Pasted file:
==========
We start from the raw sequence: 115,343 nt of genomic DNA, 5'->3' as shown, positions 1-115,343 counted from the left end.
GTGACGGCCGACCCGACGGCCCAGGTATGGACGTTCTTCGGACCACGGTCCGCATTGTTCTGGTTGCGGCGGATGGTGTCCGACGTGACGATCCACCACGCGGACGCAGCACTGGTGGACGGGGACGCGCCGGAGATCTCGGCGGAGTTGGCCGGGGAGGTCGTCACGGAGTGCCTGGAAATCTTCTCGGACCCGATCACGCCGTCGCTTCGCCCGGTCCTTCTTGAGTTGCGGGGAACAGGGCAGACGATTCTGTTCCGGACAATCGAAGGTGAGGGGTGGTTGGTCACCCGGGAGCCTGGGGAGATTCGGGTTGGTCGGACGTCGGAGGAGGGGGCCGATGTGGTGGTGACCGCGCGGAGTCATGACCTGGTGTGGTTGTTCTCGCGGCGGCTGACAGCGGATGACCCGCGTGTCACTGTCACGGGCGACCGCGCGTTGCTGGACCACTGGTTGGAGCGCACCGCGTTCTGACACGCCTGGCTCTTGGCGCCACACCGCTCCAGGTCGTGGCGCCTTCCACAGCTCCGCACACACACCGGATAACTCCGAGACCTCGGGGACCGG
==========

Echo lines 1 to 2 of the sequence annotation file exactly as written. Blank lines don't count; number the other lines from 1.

We start from the raw sequence: 115,343 nt of genomic DNA, 5'->3' as shown, positions 1-115,343 counted from the left end.
GTGACGGCCGACCCGACGGCCCAGGTATGGACGTTCTTCGGACCACGGTCCGCATTGTTCTGGTTGCGGCGGATGGTGTCCGACGTGACGATCCACCACGCGGACGCAGCACTGGTGGACGGGGACGCGCCGGAGATCTCGGCGGAGTTGGCCGGGGAGGTCGTCACGGAGTGCCTGGAAATCTTCTCGGACCCGATCACGCCGTCGCTTCGCCCGGTCCTTCTTGAGTTGCGGGGAACAGGGCAGACGATTCTGTTCCGGACAATCGAAGGTGAGGGGTGGTTGGTCACCCGGGAGCCTGGGGAGATTCGGGTTGGTCGGACGTCGGAGGAGGGGGCCGATGTGGTGGTGACCGCGCGGAGTCATGACCTGGTGTGGTTGTTCTCGCGGCGGCTGACAGCGGATGACCCGCGTGTCACTGTCACGGGCGACCGCGCGTTGCTGGACCACTGGTTGGAGCGCACCGCGTTCTGACACGCCTGGCTCTTGGCGCCACACCGCTCCAGGTCGTGGCGCCTTCCACAGCTCCGCACACACACCGGATAACTCCGAGACCTCGGGGACCGG